Five Questions with Rebecca Hirota

June 13, 2017
Natalie Hulla
Rebecca Hirota makes her Cincinnati Playhouse in the Park debut in Jane Eyre as Helen Burns, Adele and Mary Rivers.

Hirota-HeadshotNew York credits include Vietgone (Manhattan Theatre Club), Romeo & Juliet (Classic Stage Company), Looking for Beethoven (New York Theatre Workshop) and Artaud/Artaud (Signature Theatre). Regionally, she has played leading roles at Guthrie Theater, Denver Center, TheatreSquared and Quantum Theatre. On television, she has appeared in Law & Order, Elementary, Unforgettable and Gossip Girl. Rebecca dedicates her performance to her f(r)amily.

How long have you been acting, and where did you receive your training?

I started dancing at four and performing in The Nutcracker at age 5 or 6. I did my first play, Annie, when I was 8 years old because my older sister was going to audition (her friend Emily told her about it). I said, "Well, if she's going, I'm going." I have a minor in theatre from Boston University and an MFA from Columbia University.

When did you know you wanted to be an actor, and what’s your favorite part of the job?

I thought about other occupations when I was child. I wanted to maybe be an architect like my Dad, maybe an astronaut, and at various times have thought about cooking, lawyering or being a psychologist — and who knows? I may do some of those jobs still. Once I started performing I never really wanted to do anything else. I had a dream once that I was a doctor. I was very proud of myself in the dream, but when I woke up I realized: I didn't want to be a doctor; I want to play a doctor. That's what I love about it: you get to live whole other lives — look into whole other worlds — and you get there through a process of playing this amazingly challenging game of bravery, logistics and creativity.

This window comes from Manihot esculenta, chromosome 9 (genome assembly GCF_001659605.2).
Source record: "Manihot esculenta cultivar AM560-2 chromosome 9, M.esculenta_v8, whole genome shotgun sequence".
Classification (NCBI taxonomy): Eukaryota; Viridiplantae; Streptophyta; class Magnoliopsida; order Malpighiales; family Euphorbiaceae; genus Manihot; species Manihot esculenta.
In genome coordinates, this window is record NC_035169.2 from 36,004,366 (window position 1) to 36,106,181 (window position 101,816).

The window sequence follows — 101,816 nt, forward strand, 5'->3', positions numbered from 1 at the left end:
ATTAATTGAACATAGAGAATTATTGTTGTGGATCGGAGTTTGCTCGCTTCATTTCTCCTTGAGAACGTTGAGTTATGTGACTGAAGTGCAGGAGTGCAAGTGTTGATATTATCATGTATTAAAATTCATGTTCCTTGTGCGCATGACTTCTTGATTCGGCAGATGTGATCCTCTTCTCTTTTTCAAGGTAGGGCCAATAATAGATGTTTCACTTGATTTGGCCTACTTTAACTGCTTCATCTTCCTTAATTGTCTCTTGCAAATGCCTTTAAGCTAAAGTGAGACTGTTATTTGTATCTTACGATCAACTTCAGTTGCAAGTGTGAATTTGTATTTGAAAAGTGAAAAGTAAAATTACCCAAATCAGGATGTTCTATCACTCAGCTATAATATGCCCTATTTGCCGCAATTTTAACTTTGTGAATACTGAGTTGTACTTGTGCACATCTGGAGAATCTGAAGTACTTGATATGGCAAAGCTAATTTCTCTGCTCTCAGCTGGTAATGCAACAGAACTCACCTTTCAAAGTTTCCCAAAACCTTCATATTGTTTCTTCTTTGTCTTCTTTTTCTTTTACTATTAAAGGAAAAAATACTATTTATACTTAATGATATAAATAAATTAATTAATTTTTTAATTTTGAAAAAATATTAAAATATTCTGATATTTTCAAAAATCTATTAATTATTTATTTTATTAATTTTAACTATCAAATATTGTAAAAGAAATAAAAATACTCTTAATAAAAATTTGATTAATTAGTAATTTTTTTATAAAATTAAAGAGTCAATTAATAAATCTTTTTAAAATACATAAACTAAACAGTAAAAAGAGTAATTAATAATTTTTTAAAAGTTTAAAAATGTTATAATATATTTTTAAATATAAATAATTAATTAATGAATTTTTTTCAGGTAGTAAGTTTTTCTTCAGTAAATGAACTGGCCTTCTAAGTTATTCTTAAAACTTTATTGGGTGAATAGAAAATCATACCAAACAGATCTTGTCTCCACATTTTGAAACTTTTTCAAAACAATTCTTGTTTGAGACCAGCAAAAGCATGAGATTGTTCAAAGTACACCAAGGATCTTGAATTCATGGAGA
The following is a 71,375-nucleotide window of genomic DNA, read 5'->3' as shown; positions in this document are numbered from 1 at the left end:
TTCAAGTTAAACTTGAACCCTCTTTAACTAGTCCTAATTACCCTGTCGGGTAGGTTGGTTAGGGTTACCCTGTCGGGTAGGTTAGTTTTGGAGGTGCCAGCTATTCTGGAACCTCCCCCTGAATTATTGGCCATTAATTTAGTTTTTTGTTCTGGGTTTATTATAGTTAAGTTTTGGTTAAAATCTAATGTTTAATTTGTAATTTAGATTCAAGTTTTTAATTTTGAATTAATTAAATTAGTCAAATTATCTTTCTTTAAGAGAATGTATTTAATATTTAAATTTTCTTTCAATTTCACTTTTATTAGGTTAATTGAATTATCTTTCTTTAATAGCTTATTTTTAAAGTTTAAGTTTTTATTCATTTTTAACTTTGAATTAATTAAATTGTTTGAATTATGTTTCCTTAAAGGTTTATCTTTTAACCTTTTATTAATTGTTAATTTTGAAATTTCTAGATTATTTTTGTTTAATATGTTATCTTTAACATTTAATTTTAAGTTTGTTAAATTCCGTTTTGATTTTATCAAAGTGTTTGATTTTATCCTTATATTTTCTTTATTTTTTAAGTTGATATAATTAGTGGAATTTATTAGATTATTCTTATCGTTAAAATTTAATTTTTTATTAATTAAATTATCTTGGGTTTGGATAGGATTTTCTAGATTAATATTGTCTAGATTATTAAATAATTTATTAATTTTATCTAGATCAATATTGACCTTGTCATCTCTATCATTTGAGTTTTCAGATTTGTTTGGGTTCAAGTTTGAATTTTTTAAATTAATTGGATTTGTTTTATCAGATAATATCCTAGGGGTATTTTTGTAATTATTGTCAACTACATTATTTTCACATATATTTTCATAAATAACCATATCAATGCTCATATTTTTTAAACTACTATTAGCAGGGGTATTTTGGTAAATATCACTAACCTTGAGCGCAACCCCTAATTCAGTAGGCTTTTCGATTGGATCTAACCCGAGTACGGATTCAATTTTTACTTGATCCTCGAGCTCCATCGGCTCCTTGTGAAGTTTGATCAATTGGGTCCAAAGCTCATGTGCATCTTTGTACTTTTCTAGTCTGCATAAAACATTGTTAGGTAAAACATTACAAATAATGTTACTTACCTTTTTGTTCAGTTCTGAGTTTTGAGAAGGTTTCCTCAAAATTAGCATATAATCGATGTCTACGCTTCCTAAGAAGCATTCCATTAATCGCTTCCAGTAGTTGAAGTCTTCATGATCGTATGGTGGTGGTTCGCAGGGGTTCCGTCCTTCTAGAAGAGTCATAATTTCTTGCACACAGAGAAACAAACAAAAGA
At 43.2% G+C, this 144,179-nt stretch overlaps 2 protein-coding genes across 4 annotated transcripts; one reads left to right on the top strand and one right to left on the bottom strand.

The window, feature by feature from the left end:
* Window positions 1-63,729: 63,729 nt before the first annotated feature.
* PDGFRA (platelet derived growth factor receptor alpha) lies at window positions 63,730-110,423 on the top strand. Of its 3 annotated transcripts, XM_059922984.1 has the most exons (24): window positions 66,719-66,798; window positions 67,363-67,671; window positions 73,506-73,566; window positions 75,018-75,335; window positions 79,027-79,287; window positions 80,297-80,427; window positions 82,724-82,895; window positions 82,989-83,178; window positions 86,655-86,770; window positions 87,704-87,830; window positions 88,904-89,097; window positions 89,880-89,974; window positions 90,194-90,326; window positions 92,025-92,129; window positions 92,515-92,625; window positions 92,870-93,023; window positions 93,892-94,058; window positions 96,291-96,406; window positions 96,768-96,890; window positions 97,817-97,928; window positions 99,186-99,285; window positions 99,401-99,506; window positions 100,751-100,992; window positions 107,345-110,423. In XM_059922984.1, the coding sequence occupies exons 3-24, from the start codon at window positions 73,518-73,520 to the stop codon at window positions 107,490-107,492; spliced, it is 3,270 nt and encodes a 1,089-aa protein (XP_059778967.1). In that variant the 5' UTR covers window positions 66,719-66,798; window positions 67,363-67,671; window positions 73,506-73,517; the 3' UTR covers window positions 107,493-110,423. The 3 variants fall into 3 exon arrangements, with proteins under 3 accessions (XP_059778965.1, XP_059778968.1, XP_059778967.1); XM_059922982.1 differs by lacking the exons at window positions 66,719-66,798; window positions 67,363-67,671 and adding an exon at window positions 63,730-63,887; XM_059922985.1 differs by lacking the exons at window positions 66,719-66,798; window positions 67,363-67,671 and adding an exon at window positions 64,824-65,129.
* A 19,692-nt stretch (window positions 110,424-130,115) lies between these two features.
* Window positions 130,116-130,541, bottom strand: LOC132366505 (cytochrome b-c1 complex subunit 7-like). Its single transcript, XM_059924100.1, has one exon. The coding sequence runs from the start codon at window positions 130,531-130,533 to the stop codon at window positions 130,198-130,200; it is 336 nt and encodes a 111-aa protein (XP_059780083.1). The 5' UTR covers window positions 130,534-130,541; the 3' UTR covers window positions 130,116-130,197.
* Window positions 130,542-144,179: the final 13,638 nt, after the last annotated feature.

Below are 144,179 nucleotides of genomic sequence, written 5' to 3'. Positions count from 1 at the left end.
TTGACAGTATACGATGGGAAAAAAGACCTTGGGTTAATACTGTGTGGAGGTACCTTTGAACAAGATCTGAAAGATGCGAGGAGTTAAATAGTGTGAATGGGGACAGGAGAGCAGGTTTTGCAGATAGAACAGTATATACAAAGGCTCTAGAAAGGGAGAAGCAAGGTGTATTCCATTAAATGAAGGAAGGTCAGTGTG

What is your all-time favorite role you’ve performed, and why?

I played a possibly homicidal nanny-bot in a post robot-apocalypse world. It was utterly ridiculous but incredibly difficult because of the physical demands and because a lot of the dialogue was nonsensical binary code that I had to make mean something. It was very fun.

What role have you been dying to play, and why?

Dionysus in The Bacchae. I like tricksters. I like physical and emotional extremes. I like fun tinged with danger dancing over deeper hidden depths, and I like that this seemingly comic character reverses to a very dark place.

What has been the most interesting part of working on Jane Eyre so far?

The most interesting part for me is always problem-solving. What I liked the best? Well. The people and the process. I feel grateful.


To learn more about the Playhouse production of Jane Eyre, visit the production detail page.

Tina Stafford, Margaret Ivey and Rebecca Hirota in Jane Eyre; Rebecca Hirota, Christine Toy Johnson, Margaret Ivey and Rin Allen in Jane Eyre. Photos by Mikki Schaffner.